If parents ask them to, doctors will often delay vaccinations, even against their own judgment and preference. Above, Miami Children's Hospital pediatrician Dr. Amanda Porro prepared to administer a measles vaccination to Sophie Barquin, 4, as her mother Gabrielle Barquin held her during a visit to the Miami Children's Hospital Jan. 28, 2015. Joe Raedle/Getty Images

If parents ask a doctor to delay vaccinations for their children, most pediatricians and family doctors will agree to do so, a survey published Monday by the journal Pediatrics found. Such requests were frequent, with 93 percent of doctors reporting that in a standard month, at least some parents with children under the age of two would ask to spread out vaccines in a way that does not adhere to recommended schedules.

The survey results come amid a heated debate over those who choose not to vaccinate or decide to vaccinate on their own timetables. 154 people have contracted measles so far this year in the the U.S. in an outbreak that has expanded to Mexico and Canada and sparked a politicized discussion over vaccinating and especially over government recommendations and guidelines for when and how to do so. On the recommended vaccination schedule, within the first two years of their lives, children are supposed to receive a slew of vaccinations, including for hepatitis, measles, chickenpox and other diseases.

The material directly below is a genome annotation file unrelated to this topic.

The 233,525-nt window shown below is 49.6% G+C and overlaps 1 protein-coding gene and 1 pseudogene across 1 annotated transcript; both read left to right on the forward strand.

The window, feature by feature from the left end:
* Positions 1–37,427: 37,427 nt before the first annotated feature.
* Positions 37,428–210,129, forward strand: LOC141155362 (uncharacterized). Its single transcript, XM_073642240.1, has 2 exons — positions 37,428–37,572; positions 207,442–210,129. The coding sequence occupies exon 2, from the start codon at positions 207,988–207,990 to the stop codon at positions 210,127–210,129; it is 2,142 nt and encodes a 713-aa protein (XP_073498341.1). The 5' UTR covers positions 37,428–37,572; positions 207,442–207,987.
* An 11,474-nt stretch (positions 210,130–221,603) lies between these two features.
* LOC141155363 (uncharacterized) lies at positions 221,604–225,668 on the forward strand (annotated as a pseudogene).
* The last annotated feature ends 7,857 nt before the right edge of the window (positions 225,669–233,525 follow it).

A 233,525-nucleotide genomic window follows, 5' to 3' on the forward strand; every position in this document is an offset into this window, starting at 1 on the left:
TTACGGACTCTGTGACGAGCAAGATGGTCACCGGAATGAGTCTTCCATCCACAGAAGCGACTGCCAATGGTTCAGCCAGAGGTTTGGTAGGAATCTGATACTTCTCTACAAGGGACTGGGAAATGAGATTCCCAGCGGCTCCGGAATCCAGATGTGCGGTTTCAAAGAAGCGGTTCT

The survey's results suggested that although doctors did not necessarily agree with the practice of not adhering to recommended vaccination schedules, most felt some sort of pressure to agree to do so. Of the doctors who responded to the survey, 87 percent thought that parents who wanted to delay vaccines or spread them out beyond the recommended vaccination schedule were putting their children at risk. Yet 82 percent said that agreeing to requests would build trust with those families, and 80 percent said they feared that if they did not adhere to parents' requests, they might leave the doctor's practice.

"Virtually all providers encounter requests to spread out vaccines in a typical month and, despite concerns, most are agreeing to do so," the study's abstract concluded. "Evidence-based interventions to increase timely immunization are needed to guide primary care and public health practice," according to the abstract. For the survey, 534 pediatricians and family physicians in the U.S. were surveyed by mail and email from June 2012 to October 2012. It is unclear what the poll's margin of error was.